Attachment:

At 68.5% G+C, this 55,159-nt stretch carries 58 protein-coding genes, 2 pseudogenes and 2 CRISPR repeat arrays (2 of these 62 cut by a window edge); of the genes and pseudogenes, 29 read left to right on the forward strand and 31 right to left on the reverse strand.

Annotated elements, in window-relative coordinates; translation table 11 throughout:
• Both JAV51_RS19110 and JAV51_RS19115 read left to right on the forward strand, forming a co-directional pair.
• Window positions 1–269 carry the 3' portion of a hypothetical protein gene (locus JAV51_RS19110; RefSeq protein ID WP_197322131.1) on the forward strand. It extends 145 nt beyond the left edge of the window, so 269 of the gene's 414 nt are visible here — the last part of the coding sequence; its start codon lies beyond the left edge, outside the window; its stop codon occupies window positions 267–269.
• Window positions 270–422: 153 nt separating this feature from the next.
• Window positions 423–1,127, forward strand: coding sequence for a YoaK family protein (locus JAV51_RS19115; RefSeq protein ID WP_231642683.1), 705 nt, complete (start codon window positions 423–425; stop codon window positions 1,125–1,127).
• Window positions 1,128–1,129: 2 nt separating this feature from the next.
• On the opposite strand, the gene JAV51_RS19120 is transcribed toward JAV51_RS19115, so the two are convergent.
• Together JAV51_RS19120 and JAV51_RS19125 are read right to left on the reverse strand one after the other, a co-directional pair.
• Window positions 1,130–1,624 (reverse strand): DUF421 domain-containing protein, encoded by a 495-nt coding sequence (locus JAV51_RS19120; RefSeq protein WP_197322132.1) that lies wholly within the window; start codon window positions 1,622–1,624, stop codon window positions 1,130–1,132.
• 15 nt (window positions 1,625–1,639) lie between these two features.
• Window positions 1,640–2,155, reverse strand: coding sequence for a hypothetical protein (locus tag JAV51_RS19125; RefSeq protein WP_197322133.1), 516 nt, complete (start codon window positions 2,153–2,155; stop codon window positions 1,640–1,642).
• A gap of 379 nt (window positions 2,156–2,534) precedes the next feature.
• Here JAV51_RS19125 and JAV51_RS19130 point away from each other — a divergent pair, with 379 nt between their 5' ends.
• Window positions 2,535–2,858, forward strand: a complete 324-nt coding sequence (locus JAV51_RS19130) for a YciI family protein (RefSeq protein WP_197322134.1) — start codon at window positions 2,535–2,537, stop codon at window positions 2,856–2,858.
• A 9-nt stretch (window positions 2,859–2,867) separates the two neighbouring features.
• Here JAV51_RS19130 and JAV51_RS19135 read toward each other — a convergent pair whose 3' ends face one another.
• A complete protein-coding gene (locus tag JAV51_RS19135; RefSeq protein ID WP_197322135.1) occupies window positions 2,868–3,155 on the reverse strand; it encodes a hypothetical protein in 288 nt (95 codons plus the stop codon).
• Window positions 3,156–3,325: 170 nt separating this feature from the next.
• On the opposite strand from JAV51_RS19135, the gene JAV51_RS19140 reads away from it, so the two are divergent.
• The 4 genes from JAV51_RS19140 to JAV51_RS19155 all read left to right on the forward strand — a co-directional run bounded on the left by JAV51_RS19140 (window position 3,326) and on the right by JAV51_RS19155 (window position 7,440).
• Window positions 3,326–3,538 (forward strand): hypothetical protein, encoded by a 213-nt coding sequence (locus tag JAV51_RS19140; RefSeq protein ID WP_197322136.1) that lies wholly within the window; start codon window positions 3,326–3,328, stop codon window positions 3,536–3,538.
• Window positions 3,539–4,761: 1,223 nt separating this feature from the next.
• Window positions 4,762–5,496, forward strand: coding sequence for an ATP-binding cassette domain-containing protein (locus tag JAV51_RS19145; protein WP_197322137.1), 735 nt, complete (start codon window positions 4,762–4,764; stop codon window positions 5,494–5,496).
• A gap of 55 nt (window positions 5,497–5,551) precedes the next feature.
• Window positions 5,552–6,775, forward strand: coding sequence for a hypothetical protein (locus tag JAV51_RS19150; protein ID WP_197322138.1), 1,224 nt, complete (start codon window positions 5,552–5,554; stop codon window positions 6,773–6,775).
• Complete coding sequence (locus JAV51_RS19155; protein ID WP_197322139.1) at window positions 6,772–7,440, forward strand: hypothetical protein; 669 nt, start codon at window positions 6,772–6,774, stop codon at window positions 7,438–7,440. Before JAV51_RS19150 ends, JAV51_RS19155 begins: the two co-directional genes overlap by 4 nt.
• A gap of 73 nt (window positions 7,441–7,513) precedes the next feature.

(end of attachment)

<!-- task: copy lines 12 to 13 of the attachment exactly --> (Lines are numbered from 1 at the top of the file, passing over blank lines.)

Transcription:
• Window positions 1,640–2,155, reverse strand: coding sequence for a hypothetical protein (locus tag JAV51_RS19125; RefSeq protein WP_197322133.1), 516 nt, complete (start codon window positions 2,153–2,155; stop codon window positions 1,640–1,642).
• A gap of 379 nt (window positions 2,156–2,534) precedes the next feature.